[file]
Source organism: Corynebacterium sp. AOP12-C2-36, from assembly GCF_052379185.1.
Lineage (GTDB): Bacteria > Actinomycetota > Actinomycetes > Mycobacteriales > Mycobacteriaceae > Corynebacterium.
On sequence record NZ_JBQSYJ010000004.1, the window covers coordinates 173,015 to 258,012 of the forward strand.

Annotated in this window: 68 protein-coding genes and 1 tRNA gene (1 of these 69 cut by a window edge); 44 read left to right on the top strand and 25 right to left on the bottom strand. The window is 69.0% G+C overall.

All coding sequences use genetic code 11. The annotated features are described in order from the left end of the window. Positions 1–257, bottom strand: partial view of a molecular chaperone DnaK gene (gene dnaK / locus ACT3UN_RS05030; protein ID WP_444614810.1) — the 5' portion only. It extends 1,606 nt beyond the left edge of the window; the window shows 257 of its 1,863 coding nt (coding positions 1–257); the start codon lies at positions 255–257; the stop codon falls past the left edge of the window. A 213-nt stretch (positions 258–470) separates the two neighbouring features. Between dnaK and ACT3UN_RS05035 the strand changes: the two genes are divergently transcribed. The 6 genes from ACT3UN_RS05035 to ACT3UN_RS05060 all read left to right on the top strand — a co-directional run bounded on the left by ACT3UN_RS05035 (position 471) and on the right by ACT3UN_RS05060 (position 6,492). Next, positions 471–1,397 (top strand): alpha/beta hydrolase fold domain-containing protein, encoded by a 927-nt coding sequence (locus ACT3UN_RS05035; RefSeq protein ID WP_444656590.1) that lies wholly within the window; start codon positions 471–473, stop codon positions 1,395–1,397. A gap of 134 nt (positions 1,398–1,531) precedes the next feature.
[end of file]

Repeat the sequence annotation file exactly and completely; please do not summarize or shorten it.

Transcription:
Source organism: Corynebacterium sp. AOP12-C2-36, from assembly GCF_052379185.1.
Lineage (GTDB): Bacteria > Actinomycetota > Actinomycetes > Mycobacteriales > Mycobacteriaceae > Corynebacterium.
On sequence record NZ_JBQSYJ010000004.1, the window covers coordinates 173,015 to 258,012 of the forward strand.

Annotated in this window: 68 protein-coding genes and 1 tRNA gene (1 of these 69 cut by a window edge); 44 read left to right on the top strand and 25 right to left on the bottom strand. The window is 69.0% G+C overall.

All coding sequences use genetic code 11. The annotated features are described in order from the left end of the window. Positions 1–257, bottom strand: partial view of a molecular chaperone DnaK gene (gene dnaK / locus ACT3UN_RS05030; protein ID WP_444614810.1) — the 5' portion only. It extends 1,606 nt beyond the left edge of the window; the window shows 257 of its 1,863 coding nt (coding positions 1–257); the start codon lies at positions 255–257; the stop codon falls past the left edge of the window. A 213-nt stretch (positions 258–470) separates the two neighbouring features. Between dnaK and ACT3UN_RS05035 the strand changes: the two genes are divergently transcribed. The 6 genes from ACT3UN_RS05035 to ACT3UN_RS05060 all read left to right on the top strand — a co-directional run bounded on the left by ACT3UN_RS05035 (position 471) and on the right by ACT3UN_RS05060 (position 6,492). Next, positions 471–1,397 (top strand): alpha/beta hydrolase fold domain-containing protein, encoded by a 927-nt coding sequence (locus ACT3UN_RS05035; RefSeq protein ID WP_444656590.1) that lies wholly within the window; start codon positions 471–473, stop codon positions 1,395–1,397. A gap of 134 nt (positions 1,398–1,531) precedes the next feature.